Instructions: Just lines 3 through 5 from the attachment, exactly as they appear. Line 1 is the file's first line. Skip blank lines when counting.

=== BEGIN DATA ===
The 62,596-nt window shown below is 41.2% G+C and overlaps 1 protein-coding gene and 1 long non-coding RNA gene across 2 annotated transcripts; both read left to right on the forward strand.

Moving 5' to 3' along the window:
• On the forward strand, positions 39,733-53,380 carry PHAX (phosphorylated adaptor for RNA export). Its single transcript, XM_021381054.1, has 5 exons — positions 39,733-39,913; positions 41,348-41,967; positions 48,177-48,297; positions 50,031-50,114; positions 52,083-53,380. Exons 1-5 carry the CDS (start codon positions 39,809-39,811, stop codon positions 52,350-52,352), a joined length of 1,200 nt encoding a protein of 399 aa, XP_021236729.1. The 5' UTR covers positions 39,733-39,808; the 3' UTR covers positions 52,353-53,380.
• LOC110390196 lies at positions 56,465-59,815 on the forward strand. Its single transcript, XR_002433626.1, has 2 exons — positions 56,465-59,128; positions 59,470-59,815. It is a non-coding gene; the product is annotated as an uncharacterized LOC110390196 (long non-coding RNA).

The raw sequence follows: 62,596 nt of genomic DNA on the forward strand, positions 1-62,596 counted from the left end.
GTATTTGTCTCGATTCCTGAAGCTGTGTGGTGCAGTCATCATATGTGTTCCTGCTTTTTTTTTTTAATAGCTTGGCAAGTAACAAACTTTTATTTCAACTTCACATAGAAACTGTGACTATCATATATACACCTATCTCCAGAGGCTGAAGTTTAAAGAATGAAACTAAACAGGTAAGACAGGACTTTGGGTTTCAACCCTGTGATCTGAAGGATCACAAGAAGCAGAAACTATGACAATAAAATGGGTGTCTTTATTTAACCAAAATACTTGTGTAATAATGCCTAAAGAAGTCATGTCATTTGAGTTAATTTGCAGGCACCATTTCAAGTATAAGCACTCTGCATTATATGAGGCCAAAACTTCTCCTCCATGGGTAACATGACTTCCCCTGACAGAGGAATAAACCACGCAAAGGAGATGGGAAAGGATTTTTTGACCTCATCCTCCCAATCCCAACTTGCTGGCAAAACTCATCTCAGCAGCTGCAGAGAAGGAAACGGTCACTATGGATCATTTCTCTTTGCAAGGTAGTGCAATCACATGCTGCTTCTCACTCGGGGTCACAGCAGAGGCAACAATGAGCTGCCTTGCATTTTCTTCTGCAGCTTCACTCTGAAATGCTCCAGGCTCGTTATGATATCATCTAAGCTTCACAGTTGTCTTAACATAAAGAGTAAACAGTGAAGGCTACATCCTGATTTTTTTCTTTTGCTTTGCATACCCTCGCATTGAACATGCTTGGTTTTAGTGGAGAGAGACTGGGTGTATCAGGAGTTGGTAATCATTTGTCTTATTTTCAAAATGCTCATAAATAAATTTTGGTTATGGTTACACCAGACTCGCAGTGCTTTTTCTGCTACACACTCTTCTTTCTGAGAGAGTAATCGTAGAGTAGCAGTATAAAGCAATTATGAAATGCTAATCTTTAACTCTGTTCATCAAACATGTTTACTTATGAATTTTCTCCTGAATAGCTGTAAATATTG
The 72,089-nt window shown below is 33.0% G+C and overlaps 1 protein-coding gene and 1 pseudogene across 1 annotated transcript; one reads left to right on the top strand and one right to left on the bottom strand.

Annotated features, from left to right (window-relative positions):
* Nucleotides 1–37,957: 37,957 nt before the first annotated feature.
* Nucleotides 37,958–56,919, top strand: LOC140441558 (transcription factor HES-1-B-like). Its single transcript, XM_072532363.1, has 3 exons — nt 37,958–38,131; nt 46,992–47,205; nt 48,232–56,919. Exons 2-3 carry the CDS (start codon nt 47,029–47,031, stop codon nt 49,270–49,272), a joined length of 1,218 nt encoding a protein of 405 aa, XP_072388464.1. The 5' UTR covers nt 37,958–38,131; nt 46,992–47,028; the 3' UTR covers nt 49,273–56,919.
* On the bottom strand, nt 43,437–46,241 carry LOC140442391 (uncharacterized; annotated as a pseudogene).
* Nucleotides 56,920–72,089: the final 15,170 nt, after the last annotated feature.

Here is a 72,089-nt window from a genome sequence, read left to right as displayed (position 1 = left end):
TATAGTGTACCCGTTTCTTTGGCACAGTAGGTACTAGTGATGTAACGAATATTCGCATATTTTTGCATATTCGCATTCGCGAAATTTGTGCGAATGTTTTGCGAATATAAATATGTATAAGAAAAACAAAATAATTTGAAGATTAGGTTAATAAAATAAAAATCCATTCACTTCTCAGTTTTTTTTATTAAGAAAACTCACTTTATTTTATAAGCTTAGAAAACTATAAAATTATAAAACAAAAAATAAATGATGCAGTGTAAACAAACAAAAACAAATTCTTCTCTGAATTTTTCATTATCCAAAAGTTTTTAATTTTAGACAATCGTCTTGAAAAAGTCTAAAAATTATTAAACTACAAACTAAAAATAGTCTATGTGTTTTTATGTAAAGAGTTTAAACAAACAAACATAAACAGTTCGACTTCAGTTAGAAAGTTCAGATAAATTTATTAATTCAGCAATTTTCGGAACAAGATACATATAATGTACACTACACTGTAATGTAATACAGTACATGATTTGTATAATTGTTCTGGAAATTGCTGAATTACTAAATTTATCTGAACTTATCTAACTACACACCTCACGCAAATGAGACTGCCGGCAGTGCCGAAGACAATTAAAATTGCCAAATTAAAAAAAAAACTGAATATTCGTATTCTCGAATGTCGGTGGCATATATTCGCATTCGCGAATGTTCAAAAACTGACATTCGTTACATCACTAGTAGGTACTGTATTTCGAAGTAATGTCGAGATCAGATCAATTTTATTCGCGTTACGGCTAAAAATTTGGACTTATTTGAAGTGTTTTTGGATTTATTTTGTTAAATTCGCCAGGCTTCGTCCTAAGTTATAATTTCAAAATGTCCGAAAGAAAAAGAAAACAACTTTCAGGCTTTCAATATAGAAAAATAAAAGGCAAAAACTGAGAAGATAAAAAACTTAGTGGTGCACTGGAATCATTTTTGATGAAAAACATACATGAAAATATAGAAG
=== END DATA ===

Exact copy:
• On the forward strand, positions 39,733-53,380 carry PHAX (phosphorylated adaptor for RNA export). Its single transcript, XM_021381054.1, has 5 exons — positions 39,733-39,913; positions 41,348-41,967; positions 48,177-48,297; positions 50,031-50,114; positions 52,083-53,380. Exons 1-5 carry the CDS (start codon positions 39,809-39,811, stop codon positions 52,350-52,352), a joined length of 1,200 nt encoding a protein of 399 aa, XP_021236729.1. The 5' UTR covers positions 39,733-39,808; the 3' UTR covers positions 52,353-53,380.
• LOC110390196 lies at positions 56,465-59,815 on the forward strand. Its single transcript, XR_002433626.1, has 2 exons — positions 56,465-59,128; positions 59,470-59,815. It is a non-coding gene; the product is annotated as an uncharacterized LOC110390196 (long non-coding RNA).

The raw sequence follows: 62,596 nt of genomic DNA on the forward strand, positions 1-62,596 counted from the left end.